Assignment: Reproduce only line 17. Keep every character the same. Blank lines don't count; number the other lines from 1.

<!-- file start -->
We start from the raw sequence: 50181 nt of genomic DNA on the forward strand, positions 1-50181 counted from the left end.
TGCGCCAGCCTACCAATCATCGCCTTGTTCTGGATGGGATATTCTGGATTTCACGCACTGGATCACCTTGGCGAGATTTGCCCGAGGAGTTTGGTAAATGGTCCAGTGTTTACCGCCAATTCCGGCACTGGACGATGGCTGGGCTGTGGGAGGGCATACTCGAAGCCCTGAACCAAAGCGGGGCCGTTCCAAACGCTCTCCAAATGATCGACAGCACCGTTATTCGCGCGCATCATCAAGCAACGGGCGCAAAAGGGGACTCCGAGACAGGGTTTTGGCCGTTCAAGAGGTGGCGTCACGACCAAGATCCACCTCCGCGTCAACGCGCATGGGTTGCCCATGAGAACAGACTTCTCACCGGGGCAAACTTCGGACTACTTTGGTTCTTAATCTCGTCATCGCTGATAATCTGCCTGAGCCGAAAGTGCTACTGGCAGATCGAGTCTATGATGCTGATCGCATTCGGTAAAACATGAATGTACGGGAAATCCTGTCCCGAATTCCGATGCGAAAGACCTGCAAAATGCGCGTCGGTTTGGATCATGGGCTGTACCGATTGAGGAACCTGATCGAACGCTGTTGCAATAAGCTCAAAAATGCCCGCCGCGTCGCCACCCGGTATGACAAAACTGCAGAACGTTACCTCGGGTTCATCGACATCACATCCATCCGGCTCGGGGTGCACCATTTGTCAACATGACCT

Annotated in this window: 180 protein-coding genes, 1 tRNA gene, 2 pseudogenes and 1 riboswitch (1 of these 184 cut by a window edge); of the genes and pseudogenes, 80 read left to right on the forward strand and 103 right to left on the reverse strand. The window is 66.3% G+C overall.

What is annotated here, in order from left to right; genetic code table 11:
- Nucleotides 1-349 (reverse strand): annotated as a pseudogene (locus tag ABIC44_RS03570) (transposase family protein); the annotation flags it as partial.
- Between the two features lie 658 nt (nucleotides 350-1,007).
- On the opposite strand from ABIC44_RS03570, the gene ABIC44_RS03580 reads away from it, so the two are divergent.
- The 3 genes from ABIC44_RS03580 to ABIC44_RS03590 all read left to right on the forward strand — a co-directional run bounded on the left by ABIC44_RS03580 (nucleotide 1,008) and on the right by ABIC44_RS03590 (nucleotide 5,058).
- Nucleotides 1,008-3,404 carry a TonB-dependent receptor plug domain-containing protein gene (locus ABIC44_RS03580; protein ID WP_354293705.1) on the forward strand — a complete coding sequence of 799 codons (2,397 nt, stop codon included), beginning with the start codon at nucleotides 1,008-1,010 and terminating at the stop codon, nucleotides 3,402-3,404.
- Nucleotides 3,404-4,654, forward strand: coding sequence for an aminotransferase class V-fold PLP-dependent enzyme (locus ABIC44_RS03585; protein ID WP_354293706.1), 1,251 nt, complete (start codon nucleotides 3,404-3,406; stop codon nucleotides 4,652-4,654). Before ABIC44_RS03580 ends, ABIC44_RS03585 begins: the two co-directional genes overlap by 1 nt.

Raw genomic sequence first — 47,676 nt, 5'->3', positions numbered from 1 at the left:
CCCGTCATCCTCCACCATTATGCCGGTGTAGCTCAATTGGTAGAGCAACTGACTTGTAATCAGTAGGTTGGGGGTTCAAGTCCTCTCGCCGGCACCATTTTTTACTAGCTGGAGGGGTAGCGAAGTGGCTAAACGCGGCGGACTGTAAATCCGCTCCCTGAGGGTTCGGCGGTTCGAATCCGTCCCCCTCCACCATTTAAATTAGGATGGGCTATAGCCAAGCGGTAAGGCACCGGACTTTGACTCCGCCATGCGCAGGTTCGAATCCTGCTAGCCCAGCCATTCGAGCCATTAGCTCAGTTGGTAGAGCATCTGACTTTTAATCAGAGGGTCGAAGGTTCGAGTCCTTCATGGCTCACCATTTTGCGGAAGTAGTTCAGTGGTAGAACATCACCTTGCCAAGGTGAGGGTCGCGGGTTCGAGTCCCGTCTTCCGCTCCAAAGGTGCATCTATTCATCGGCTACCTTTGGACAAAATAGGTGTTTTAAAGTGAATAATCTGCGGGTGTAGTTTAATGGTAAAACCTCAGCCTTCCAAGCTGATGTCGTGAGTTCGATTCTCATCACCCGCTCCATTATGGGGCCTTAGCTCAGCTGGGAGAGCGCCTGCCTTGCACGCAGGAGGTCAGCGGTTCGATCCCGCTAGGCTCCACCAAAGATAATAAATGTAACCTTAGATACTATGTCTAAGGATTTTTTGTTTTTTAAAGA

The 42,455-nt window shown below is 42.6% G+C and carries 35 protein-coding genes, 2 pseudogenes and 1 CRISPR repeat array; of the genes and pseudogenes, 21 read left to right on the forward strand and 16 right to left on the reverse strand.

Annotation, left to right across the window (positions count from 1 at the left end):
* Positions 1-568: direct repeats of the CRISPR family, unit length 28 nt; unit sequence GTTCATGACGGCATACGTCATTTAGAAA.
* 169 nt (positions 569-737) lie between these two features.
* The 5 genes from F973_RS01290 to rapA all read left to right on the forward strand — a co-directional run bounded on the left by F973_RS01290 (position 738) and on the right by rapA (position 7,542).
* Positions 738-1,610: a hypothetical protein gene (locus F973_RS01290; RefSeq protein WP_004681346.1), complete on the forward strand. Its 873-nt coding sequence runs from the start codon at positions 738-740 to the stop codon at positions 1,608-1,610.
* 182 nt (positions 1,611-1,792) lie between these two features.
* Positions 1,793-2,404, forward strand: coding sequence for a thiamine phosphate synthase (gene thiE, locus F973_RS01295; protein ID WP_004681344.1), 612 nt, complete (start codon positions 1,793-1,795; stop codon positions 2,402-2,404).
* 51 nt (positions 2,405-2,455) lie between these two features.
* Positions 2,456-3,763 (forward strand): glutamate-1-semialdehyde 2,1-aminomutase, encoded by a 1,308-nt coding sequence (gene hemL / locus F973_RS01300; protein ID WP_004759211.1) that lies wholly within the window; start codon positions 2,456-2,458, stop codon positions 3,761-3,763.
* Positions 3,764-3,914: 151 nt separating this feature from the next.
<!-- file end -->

* The 5 genes from F973_RS01290 to rapA all read left to right on the forward strand — a co-directional run bounded on the left by F973_RS01290 (position 738) and on the right by rapA (position 7,542).